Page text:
Z-Man's TRD HogZ
October 25, 2017
Midwest finesse anglers are perpetually in search of small creature baits.
To these anglers gratification, Z-Man Fishing Products created one, which they introduced to the angling world at the International Convention of Allied Sportfishing Trades show in Orlando, Florida, on July 12.
Z-Man named it the TRD HogZ, and they refer to it as a miniature rendition of their Boar HogZ.
During the winter of 2016-17, we were honored to field test the TRD HogZ in the cold-waters of the flatland reservoirs of northeastern Kansas. To our delight, it caught a bounty of largemouth bass during the month of February, and we wrote glowingly about its effectiveness in our logs that are distributed on the Finesse News Network and published in our guide entitled "Midwest Finesse Fishing; February 2017." In fact, there were spells in February when it was the only efficacious Midwest finesse rig.
It is three inches long.
Its head is cylinder-shaped and an 1/8 of an inch long. The head's circumference is 7/8 of an inch. It is smooth skinned. The top or tip or nose of the head is flat, which allows it to fit flush to the back of a mushroom-style jig, such as Z-Man's Finesse ShroomZ jig or their TT Lures NedlockZ HD Jighead.
Its torso is 1 13/16 inches long, with a circumference of 1 15/16 inches and a width of 7/16 of an inch at its widest spot. It possesses somewhat of an oval shape. Most of its torso is encircled with a series of 24 significant ribs, and this rib section encompasses 1 3/8 inches of the torso.
Three small appendages, which are 3/8 of an inch long, radiate from each side of the midsection of the torso. These appendages abstractly replicate the swimmerets that adorn the anatomy of a crayfish's abdomen.
The end of it torso is bullet- or cone-shaped, and it is 3/8 of an inch long and smooth skinned. It is adorned with two long appendages, which radiate from the side of the cone-shaped portion of the torso. The folks at Z-Man describe them as either legs or tails, which are tapered. The outside length of each leg is 1 9/16 inches long, and the inside portion is 1 1/8 inches long. The top half of each leg is flat and relatively wide and smooth skinned. One side of the bottom half of each leg is adorned with a series of minute ribs or etches, and the other side of each leg is smooth skinned.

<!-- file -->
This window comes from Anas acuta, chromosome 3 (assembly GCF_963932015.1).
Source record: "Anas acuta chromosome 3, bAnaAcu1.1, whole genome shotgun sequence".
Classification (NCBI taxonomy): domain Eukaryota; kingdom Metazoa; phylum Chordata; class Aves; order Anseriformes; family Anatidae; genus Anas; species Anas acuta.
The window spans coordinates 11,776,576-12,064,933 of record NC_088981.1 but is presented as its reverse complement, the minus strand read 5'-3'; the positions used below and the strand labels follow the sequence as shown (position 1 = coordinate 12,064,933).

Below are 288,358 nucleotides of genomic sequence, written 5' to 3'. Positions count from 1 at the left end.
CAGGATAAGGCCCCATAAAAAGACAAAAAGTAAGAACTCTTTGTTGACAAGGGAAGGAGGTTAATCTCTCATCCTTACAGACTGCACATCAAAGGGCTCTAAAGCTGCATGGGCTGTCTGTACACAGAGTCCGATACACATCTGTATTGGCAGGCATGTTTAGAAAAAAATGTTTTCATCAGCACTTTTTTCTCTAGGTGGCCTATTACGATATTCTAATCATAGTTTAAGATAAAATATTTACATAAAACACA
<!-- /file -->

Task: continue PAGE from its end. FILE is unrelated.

Attached to the bottom of each leg is a small foot, which is flat and somewhat resembles the blade segment of a canoe paddle. One side of the foot is smooth skinned, and the other side is embellished with a series of minute ribs or etches.
It is manufactured from a substance that Z-Man calls ElaZtech, which makes the TRD HogZ very buoyant, durable, and flexible. One TRD HogZ possesses the durability to withstand donnybrooks with more than 50 largemouth bass before it becomes too tattered and torn to stay snuggly affixed to a mushroom-style jig.
To the delight of many finesse anglers, they are not impregnated with salt, which makes them very buoyant and durable. When soft-plastic baits are devoid of salt, Midwest finesse anglers have notice that they glide better than the ones that are permeated with salt, and gliding is a critical element in the Midwest finesse style of fishing.
It is available in the following colors: Black/Blue, California Craw, Canada Craw, Dirt, Drew's Craw, Molting Craw, Mudbug, PB&J, and The Deal.
A package of six can be purchased for $4.49.
(1) When the TRD HogZ is attached to a 1/15-, 1/16-, 1/20-, or 1/32-ounce mushroom-style jig, anglers can employ all six of the standard Midwest finesse retrieves around all kinds of shallow-water lairs throughout the year. For example, in February of 2017, I caught largemouth bass on a green-pumpkin TRD HogZ affixed to a chartreuse 1/16-ounce mushroom-style jig on a swim-glide-and-shake retrieve in five to 10 feet of water that was 38 to 41 degrees. Across the years, Midwest finesse anglers who fish the flatland reservoirs in eastern Kansas and western Missouri have discovered that a light or small jig is almost always more effective than a heavy or big jig, and this is especially true when anglers use a soft-plastic bait as dainty as the TRD HogZ.
(2) Here is the link to our February 2017 guide: http://www.in-fisherman.com/midwest-finesse/midwest-finesse-fishing-february-2017/.
(3) Here is the link to our column that describes how, when, and where to employ the six standard Midwest finesse retrieves: http://www.in-fisherman.com/midwest-finesse/six-midwest-finesse-retrieves/.